And in our third year, we narrowed it down to 4-5 annual promotions based on our learnings.
Even then, 50% of them normally don’t work. Some do well. And the remaining few turn in bookings like there’s no tomorrow.
These priceless lessons are the foundation of our most recent successes. This data-driven approach is what made collaborating with La Flora Group’s teams so much easier, as we simply killed off any ideas that weren’t selling.
And most importantly, both client and agency learned from the patterns to increase our likelihood of success after 3 years of experience.
Again, adopt an approach guided by results instead of purely gut feeling. Don’t always shoot down ideas just because you ‘think’ they’re not going to work.
By now you may be wondering whether all of this will work for you. You may even be doubtful.
I don’t blame you. We’re an agency, and we know the agency world has traditionally been a place of empty promises and fake reports.
When we published this case study in March 2020, people hated it.
Here’s our post:
And here’s the highlight reel of said hate in the comments section:
I thought that was it, but . . .
You get the picture.
Most people called it complete bullshit.
Others called it a fluke because the tourism industry was pretty much doomed at the time.
But I call it science. Why?
Because we did it again a few months later, with the same proven formula for success.
With the same summer promotion, same room rates and same unclear lockdown situation in Thailand, we achieved another 21,000,000 THB in sales in 6 weeks for La Flora Group’s hotels.
In 45 days (5th June–19th July 2020), we spent around 3,000,000 THB to market the Summer Calling promo again. That’s already including our fees.
The 21 Mil milestone meant La Flora Group received over 7 times what they invested. For the second time in a row.
To do this, we separated the 45-day period into these 2 phases:
Phase 1: 30 days of educational posts to increase buying intent, shown to both new and on-the-fence audience members, and
Phase 2: 15 final days of aggressive promotional ads, shown to the now-more-likely-to-buy audience.
Here’s so you get a better picture of what I mean. This is one of the ads from Phase 1 of the campaign (We spread out the ads below so you can see the whole thing):
The angle of the image and the copy both educate the audience that the “Summer Calling” promo has been extended. But that wasn’t enough.
Since the Covid-19 situation was still a major concern, most people were hesitant to plan their next vacation.
Instead of abandoning the promotion entirely, we listened to the audience and found what made them most at ease to book.
The audience didn’t know when to book, because they didn’t know when they could travel safely again.
The Summer Calling promotion had the exact solution to that.
The main benefit—in addition to the low prices—was that the audience could choose a stay period up to 1 year after they’ve made their booking.
We made that point clear in Phase 1’s ads, to put the audience in the right mindset during the first 30 days of the campaign.
In the 15 final days of Phase 2, it was all going to be about aggressively driving bookings. Here’s what a Phase 2 ad looked like:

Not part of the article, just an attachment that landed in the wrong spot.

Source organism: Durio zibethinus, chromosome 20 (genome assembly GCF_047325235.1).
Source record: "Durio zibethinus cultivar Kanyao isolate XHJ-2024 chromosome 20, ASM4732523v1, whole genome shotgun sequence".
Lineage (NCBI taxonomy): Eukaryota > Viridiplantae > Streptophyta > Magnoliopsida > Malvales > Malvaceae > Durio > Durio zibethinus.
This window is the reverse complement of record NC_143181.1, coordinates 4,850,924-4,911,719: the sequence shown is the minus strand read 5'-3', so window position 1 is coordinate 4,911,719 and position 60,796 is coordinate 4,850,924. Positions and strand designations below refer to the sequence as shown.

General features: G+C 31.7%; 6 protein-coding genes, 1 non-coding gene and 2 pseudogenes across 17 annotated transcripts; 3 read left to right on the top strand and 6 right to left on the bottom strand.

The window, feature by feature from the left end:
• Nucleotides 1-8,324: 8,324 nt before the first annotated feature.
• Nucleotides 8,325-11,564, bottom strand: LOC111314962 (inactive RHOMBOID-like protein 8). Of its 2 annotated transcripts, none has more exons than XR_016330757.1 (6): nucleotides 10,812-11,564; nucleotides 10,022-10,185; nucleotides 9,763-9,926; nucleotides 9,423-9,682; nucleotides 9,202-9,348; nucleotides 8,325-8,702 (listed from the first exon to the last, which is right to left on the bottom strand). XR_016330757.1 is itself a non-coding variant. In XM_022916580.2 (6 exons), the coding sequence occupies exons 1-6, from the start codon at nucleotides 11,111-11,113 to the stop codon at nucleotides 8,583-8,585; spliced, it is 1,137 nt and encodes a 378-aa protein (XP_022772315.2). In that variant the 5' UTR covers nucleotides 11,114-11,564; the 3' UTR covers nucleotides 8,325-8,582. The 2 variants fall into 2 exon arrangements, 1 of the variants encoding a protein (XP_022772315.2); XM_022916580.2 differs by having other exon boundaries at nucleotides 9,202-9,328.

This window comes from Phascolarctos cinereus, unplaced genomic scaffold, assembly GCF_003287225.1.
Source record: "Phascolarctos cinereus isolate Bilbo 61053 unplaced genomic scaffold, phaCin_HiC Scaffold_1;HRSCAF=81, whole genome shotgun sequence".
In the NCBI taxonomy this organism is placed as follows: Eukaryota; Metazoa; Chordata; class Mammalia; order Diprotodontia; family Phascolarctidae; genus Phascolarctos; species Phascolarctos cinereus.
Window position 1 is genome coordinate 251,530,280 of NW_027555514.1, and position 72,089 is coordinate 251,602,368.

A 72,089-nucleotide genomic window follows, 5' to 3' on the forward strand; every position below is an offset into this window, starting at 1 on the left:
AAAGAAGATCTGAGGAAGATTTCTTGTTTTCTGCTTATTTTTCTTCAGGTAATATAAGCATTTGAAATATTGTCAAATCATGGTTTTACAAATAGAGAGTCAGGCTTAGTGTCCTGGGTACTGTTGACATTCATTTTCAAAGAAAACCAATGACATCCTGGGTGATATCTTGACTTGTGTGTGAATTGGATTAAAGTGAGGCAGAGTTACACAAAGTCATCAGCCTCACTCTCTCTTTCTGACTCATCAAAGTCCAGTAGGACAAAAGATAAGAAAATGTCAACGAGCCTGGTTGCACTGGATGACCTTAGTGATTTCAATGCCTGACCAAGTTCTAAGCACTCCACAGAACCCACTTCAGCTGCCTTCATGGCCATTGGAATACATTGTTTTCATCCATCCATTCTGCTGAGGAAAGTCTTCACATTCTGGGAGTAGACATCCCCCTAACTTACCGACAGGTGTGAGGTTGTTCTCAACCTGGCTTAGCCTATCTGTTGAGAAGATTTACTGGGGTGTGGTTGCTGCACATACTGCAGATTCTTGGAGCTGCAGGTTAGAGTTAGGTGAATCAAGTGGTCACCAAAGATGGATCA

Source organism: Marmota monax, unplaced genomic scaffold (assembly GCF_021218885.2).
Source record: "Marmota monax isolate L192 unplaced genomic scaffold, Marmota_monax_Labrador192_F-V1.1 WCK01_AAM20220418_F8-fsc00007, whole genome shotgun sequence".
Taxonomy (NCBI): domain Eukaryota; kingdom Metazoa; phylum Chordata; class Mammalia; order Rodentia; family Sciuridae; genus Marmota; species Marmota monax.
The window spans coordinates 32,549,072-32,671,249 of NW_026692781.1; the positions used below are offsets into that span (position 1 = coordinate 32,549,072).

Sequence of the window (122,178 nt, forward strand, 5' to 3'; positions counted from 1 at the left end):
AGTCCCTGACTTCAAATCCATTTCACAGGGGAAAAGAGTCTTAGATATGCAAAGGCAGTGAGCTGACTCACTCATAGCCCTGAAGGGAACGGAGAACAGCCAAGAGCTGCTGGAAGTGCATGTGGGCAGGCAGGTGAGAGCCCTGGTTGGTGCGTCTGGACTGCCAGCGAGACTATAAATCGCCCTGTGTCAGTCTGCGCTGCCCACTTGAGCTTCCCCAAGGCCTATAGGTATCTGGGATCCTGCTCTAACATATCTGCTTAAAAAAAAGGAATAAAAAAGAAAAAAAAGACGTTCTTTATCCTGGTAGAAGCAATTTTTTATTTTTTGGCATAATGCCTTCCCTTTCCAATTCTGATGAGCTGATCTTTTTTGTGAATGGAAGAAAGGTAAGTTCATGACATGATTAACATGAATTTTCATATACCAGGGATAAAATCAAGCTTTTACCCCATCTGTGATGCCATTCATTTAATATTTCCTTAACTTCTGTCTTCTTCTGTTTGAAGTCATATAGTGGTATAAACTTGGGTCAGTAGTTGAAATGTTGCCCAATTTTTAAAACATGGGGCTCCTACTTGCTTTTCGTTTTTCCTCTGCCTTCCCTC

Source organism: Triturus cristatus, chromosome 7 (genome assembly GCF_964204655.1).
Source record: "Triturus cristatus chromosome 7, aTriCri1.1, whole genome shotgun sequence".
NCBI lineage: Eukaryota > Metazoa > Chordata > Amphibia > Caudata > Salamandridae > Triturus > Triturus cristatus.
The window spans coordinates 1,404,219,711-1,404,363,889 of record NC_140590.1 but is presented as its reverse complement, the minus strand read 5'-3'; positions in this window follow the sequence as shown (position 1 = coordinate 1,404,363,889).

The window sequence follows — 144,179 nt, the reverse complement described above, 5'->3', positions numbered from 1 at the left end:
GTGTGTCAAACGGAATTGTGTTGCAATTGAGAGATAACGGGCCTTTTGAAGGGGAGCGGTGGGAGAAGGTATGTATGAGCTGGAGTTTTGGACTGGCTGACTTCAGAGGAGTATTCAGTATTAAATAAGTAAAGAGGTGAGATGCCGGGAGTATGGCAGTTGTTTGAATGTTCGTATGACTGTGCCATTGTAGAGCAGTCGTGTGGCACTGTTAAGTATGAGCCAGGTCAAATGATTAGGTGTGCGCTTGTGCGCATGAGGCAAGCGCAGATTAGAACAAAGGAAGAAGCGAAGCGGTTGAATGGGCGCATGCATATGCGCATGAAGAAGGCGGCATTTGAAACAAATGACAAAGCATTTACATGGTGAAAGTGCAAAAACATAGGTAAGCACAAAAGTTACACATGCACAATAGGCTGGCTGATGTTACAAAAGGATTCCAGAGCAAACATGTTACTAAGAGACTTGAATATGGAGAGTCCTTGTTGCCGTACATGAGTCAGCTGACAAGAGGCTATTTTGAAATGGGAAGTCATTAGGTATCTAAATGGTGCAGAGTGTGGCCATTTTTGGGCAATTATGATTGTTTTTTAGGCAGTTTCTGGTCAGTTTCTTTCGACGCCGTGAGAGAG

While the meat of the copy and booking info was similar, the angle of the hook and main idea was completely different. We focused on driving the point that it was reaching the last 7 days of the promotion.
These were the last 7 days where the audience could get the privilege of choosing a stay period they were comfortable with. At a fraction of the cost.
This simple Phase 2 approach worked so well that we clocked in over 9,000,000 baht in sales in the final 7 days of the campaign.
And after all the chaos subsided and the numbers calculated—the project owners literally prayed at night—the figure was finally reached: 21,716,803 baht in total sales revenue.
All in all, the Summer Calling promotion achieved 45,000,000 baht in sales revenue after a combined duration of 12 weeks.
The beautiful thing was how it was truly a team effort. The collaboration between hotel and agency turned all the work into these amazing results.
We didn’t just sit back and wait for results to happen, and the hotel team was willing to adjust their web pages to suit a better user experience.
They even prepared admins to take care of all the bookings that were coming in, so that no booking opportunity was left hanging.
Hundreds of lives work at La Flora Group’s 3 hotels.
And at the end of the day, none of these hardworking people were laid off nor given pay cuts from the crisis, because of this wonderful partnership.
We aren’t playing the agency game here. No account managers, no sales pitches, no aimless people-pleasing.
All we care about is growing businesses through outstanding results.
1. The mindset of you and your leadership team is imperative to the success of your business.
Educate yourself about the future and start believing in it. If you play the game just because that’s where everybody is spending their marketing dollars, then don’t do it. The money will most likely show no positive returns.
The same way of doing things with viral one-hit-wonders is over.
Social media already shows you all the numbers. And the people—whether they mean to or not—determine whether an idea does well or doesn’t, with the slide of a thumb on their smartphone.
Test aggressively. Take calculated risks. And remember that a journey never starts with success.
2. Partner and innovate with your agency.
Don’t hire an agency as someone to delegate or outsource minor work to. Agencies are far too expensive for that. To be frank you’d be better off getting an in-house team for those tasks.
Hire an agency who will be your strategic partner, and develop clear KPIs that are actually meaningful to your business. These KPIs should either lead to you increasing revenue or reducing costs, or both.
Develop a strategy based on this with them, and stick to it. Don’t get stuck in micromanagement and making changes to every single visual or copy produced.
These extra processes end up doing more harm than good, as they distract everybody from actually driving more sales for your business.
Agencies are supposed to bring you results; If you pay premium, then you need someone who knows digital marketing better than you do.
Don’t pay premium prices for somebody to answer calls on the weekend or give you a dozen “shiny” reports and all the other “white glove service”-gimmicks.
Focus on measurable sales results instead.
3. Don’t give up that easily.
In the weeks after COVID-19, we’ll all have to work harder and innovate more to keep our sales revenue up. There’s no way around it.
The good news is that people are still out there, and they’re still buying.
Businesses on the cutting edge will not only survive in these tumultuous times, but will even end up capturing more and more market share from the ones that fail to innovate.